hmphhh!!


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Post Options Post Options   Thanks (0) Thanks(0)   Quote Marcelo22 Quote  Post ReplyReply Direct Link To This Post Posted: Jan 21 2014 at 10:10am
Originally posted by Oladunni Oladunni wrote:

idk how i feel about this African dna testing ... but after watching this video a while back... i kinda don't believe them..


This is the same youtube channel that promotes the theory that the Trans Atlantic Slave Trade never happened and how Black Americans are not descendants of Africans Dead
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Post Options Post Options   Thanks (0) Thanks(0)   Quote Alias_Avi Quote  Post ReplyReply Direct Link To This Post Posted: Jan 25 2014 at 11:49pm
My Aunt just got her DNA tested and found out she's...

69% West African (Ghana, Nigeria)
24% European (British, French)
6% Polynesian (what the hell!???)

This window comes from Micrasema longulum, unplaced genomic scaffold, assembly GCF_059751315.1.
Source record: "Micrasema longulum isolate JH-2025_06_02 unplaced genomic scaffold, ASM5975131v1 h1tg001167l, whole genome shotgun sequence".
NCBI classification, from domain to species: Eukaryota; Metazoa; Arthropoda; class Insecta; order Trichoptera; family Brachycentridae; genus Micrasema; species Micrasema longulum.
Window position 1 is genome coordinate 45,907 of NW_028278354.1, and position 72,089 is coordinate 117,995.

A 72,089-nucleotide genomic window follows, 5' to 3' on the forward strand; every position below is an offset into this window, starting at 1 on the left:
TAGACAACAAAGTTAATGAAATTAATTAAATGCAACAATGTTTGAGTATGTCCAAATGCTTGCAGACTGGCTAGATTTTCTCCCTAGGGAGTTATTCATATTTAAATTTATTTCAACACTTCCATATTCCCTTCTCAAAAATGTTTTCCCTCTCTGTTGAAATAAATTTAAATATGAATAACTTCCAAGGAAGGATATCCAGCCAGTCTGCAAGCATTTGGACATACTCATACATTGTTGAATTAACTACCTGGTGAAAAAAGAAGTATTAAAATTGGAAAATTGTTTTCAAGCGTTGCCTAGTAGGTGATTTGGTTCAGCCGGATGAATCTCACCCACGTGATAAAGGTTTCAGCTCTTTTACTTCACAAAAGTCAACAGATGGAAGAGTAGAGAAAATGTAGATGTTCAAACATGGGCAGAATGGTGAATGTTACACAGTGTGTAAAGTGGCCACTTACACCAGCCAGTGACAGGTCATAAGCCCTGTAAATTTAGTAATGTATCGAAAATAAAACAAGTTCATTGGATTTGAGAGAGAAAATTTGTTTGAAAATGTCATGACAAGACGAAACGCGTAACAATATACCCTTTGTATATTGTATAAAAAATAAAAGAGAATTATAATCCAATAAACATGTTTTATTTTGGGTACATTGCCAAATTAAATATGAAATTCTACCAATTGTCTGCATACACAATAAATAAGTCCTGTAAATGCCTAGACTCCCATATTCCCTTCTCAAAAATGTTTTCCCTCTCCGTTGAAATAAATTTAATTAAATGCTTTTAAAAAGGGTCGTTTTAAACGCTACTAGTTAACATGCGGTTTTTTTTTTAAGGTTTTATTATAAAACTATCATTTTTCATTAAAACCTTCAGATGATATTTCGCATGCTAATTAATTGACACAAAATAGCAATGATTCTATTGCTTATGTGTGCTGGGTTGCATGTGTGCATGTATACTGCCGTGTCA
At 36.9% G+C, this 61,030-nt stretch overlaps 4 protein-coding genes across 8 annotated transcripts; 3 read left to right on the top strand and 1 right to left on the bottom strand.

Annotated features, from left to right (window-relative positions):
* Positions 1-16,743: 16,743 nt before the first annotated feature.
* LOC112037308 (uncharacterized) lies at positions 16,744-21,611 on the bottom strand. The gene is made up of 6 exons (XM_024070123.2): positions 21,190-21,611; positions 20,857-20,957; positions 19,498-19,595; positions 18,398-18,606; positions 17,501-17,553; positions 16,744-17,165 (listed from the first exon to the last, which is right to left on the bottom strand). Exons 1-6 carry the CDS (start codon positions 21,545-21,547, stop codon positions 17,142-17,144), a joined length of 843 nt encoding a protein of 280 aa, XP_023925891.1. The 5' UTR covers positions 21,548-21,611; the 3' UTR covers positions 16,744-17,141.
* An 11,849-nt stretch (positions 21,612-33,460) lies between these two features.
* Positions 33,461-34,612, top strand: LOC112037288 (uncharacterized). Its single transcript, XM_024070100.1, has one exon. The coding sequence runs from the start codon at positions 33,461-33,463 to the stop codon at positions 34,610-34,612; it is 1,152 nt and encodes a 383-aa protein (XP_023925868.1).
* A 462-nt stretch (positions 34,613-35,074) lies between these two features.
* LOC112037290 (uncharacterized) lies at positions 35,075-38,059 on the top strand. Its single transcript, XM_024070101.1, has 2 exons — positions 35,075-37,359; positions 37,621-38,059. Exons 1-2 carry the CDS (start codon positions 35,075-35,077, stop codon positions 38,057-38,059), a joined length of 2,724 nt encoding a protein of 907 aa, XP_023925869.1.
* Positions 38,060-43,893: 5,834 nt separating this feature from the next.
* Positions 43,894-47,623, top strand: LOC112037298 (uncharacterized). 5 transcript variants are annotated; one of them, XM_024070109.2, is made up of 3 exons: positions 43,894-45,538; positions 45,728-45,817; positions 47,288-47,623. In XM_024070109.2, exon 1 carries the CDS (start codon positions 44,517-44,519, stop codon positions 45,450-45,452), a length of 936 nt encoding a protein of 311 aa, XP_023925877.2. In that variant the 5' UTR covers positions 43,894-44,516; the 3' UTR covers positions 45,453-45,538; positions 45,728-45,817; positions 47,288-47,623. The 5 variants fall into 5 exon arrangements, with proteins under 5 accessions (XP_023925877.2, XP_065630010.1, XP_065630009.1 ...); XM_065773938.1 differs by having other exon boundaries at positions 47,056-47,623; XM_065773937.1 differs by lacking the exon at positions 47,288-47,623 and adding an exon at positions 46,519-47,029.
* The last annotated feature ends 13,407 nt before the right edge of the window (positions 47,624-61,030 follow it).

1% Native

In her case, Gates was right Ermm


Edited by Alias_Avi - Jan 25 2014 at 11:50pm
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Post Options Post Options   Thanks (0) Thanks(0)   Quote NJHairLuv Quote  Post ReplyReply Direct Link To This Post Posted: Jan 26 2014 at 12:03am
Originally posted by JoliePoufiasse JoliePoufiasse wrote:

I just discovered a funny little tidbit about an African ethnic group that was enslaved in Haiti called the Susu (from Guinea and Sierra Leone
and this gave me the idea for this thread. I thought people from the U.S. and the Caribbean might want to list what they know about their African ancestors.